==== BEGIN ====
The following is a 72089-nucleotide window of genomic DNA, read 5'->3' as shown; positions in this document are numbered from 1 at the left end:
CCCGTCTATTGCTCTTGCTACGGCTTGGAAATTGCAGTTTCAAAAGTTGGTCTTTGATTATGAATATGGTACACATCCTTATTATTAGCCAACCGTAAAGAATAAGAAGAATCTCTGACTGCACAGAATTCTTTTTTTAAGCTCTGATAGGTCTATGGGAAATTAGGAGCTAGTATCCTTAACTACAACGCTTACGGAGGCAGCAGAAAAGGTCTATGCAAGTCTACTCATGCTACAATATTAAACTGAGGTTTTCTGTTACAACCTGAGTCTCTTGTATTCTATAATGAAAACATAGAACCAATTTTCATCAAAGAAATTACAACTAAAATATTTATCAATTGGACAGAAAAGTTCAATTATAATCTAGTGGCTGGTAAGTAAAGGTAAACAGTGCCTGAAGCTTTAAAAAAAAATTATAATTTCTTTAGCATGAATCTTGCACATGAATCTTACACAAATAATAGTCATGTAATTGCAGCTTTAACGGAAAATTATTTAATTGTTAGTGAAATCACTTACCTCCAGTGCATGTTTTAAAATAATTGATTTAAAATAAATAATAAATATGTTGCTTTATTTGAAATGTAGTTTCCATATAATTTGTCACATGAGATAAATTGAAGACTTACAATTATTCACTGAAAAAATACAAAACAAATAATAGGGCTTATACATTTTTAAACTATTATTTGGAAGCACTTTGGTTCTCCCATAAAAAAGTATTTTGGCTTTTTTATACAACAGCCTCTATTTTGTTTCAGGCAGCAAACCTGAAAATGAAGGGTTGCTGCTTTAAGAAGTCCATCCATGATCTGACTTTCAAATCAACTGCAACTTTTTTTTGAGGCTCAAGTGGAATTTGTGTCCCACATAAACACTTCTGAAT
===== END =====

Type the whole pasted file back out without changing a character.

The following is a 72089-nucleotide window of genomic DNA, read 5'->3' as shown; positions in this document are numbered from 1 at the left end:
CCCGTCTATTGCTCTTGCTACGGCTTGGAAATTGCAGTTTCAAAAGTTGGTCTTTGATTATGAATATGGTACACATCCTTATTATTAGCCAACCGTAAAGAATAAGAAGAATCTCTGACTGCACAGAATTCTTTTTTTAAGCTCTGATAGGTCTATGGGAAATTAGGAGCTAGTATCCTTAACTACAACGCTTACGGAGGCAGCAGAAAAGGTCTATGCAAGTCTACTCATGCTACAATATTAAACTGAGGTTTTCTGTTACAACCTGAGTCTCTTGTATTCTATAATGAAAACATAGAACCAATTTTCATCAAAGAAATTACAACTAAAATATTTATCAATTGGACAGAAAAGTTCAATTATAATCTAGTGGCTGGTAAGTAAAGGTAAACAGTGCCTGAAGCTTTAAAAAAAAATTATAATTTCTTTAGCATGAATCTTGCACATGAATCTTACACAAATAATAGTCATGTAATTGCAGCTTTAACGGAAAATTATTTAATTGTTAGTGAAATCACTTACCTCCAGTGCATGTTTTAAAATAATTGATTTAAAATAAATAATAAATATGTTGCTTTATTTGAAATGTAGTTTCCATATAATTTGTCACATGAGATAAATTGAAGACTTACAATTATTCACTGAAAAAATACAAAACAAATAATAGGGCTTATACATTTTTAAACTATTATTTGGAAGCACTTTGGTTCTCCCATAAAAAAGTATTTTGGCTTTTTTATACAACAGCCTCTATTTTGTTTCAGGCAGCAAACCTGAAAATGAAGGGTTGCTGCTTTAAGAAGTCCATCCATGATCTGACTTTCAAATCAACTGCAACTTTTTTTTGAGGCTCAAGTGGAATTTGTGTCCCACATAAACACTTCTGAAT